I don’t know if I’ll ever learn to identify raptors.
I look through the raptors on my life list — red-tailed hawk, sharp-shinned hawk, broad-winged hawk and a few others — and most of them are on the list only because they were pointed out by one of the experts at the Hawk Ridge Bird Observatory.
In some cases, I might have seen the raptor on my own, but I never would have been able to identify it.
More often, Erik Bruhnke, or one of the other naturalists, has spotted the bird long before I knew it existed and identified it when it still wasn’t much more than a speck in the horizon.
“There’s a red-tailed hawk,” he’ll alert visitors, and then offer precise directions about where to point our binoculars and spotting scopes.
Such was the case on Monday, when I paid a midmorning visit to Hawk Ridge. The largest waves of migrating hawks have passed through, but there’s still plenty of activity. And I had hopes of seeing one of the later migrants: a northern goshawk or golden eagle.
One of my many failings as a birder is a lack of patience. There wasn’t much going on when I arrived, and I got itchy feet. So I spent 90 minutes or so hiking the trails that wind around Hawk Ridge and connect it to Amity Creek and still more trails.
When I got back to the ridge around noon, things had picked up. Erik quickly pointed out a bald eagle, followed by two or three red-tails, and a broad-winged hawk and a sharp-shinned hawk, as well as a flock of robins hurrying through.
Two or three more red-tails would come through every minute or so.
I asked Erik about northern goshawks and golden eagles. They were on my list because I’d never seen either one. Yes, northern goshawks could definitely be seen at this time of October, he said. Peak time for golden eagles is around Halloween.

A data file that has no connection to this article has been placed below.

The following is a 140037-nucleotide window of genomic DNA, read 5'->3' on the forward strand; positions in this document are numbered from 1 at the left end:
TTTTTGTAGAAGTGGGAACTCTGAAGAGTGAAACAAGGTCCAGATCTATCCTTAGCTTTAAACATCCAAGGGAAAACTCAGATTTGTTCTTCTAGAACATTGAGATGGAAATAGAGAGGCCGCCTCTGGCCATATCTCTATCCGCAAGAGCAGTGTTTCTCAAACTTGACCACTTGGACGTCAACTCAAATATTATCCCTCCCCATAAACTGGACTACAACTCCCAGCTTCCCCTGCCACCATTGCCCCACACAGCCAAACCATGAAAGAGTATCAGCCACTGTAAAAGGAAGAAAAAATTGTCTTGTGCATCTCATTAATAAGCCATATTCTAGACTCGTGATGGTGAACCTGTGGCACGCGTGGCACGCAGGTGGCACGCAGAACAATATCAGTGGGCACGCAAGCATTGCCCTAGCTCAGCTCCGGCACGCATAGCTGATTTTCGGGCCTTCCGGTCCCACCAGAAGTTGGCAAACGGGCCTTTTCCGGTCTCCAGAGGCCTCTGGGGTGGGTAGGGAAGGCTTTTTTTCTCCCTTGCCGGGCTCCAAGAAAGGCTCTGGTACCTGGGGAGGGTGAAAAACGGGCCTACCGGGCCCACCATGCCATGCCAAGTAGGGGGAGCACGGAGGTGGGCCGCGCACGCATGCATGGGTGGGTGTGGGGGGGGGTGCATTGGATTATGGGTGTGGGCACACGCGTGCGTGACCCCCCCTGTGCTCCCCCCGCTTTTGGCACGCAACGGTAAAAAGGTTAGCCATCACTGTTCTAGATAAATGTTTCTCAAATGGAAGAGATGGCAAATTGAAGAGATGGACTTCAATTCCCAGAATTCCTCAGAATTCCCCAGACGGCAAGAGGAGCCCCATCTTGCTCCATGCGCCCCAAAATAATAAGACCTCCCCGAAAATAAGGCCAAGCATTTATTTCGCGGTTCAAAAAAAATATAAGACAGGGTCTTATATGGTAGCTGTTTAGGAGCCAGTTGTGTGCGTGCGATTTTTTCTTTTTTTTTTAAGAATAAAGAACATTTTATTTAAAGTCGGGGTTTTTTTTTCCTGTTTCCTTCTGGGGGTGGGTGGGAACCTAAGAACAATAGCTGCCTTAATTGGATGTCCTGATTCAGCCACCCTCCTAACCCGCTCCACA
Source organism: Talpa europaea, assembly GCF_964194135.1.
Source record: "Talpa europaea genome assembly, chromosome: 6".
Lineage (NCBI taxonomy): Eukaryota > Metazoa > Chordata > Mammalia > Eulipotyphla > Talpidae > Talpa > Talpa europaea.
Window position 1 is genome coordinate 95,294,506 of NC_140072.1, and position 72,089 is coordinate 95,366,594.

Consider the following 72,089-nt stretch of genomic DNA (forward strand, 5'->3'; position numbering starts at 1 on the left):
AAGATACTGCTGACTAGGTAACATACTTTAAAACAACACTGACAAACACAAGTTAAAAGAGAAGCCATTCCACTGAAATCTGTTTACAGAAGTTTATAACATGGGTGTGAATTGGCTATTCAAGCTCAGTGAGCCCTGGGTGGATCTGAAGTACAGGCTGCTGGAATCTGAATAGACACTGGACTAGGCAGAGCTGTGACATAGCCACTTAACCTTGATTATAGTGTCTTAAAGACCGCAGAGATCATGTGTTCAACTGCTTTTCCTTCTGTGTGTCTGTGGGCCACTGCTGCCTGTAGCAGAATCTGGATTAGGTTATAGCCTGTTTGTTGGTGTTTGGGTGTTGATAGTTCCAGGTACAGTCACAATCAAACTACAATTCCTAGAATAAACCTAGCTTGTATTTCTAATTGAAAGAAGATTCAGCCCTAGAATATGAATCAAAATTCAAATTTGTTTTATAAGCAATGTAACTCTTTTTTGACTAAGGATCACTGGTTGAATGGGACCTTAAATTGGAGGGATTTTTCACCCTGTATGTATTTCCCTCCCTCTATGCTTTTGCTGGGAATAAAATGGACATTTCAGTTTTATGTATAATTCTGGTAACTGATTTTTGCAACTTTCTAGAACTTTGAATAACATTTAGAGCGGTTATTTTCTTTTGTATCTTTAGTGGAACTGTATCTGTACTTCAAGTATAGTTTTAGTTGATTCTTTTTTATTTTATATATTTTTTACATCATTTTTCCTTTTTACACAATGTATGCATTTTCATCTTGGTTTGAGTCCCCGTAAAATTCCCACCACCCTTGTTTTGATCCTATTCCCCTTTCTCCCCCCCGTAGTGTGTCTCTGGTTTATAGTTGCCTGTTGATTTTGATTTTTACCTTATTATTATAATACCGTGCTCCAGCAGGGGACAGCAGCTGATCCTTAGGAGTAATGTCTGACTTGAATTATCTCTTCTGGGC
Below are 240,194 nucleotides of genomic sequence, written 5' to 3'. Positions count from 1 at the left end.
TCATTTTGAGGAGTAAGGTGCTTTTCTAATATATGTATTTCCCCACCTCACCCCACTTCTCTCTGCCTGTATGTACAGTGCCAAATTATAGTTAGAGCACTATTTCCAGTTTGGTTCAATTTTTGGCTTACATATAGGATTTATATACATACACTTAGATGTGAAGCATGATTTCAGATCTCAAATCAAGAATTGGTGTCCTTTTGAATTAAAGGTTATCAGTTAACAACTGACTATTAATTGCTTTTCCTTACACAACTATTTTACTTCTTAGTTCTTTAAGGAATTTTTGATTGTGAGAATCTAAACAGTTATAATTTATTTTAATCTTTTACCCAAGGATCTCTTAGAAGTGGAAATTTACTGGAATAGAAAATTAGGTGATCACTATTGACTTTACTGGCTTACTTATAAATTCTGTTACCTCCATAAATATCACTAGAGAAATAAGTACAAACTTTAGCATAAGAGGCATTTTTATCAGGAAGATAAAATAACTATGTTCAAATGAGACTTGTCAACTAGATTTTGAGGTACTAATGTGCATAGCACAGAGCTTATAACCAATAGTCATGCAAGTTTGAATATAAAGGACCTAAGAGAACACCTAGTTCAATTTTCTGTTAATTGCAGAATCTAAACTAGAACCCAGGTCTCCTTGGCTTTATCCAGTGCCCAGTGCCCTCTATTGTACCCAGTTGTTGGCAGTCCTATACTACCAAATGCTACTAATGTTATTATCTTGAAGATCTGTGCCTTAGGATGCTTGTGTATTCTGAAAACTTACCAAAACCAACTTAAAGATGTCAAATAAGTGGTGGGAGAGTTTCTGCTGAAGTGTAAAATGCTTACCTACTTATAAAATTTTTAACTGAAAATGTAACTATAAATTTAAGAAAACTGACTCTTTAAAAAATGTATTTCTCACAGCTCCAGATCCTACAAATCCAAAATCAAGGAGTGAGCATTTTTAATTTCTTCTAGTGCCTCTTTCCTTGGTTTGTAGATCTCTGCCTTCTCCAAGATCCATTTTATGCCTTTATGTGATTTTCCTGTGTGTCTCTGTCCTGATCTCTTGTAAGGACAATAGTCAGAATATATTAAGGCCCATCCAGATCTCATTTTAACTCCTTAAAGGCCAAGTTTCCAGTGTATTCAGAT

Like the hawks, I was thinking about lunch, and I started to head toward my car. But I was still within earshot when I heard Erik say, “Northern goshawk overhead.”
I looked up, and by this time it was directly over my head, and clearly visible to the naked eye. My first impression was that it was flying lower and faster than the other raptors I’d seen. It made me think of an arrow shot from a bow. This probably isn’t what I would think if I were more familiar with northern goshawks, but it’s what first came to mind.
I circled back to the group, and a young woman spotted a second goshawk following the same course.
So in about 30 minutes spent actually on the ridge, I saw one lifer, twice.
Here’s a photo of a northern goshawk from the National Audubon Society:
Naturalists and volunteers are at Hawk Ridge daily through Oct. 31. You can learn more about it here:
And while you’re at it, you can learn about Erik Bruhnke’s Naturally Avian birding tours and photography here:
Your bird photos and stories always welcome at: firstname.lastname@example.org.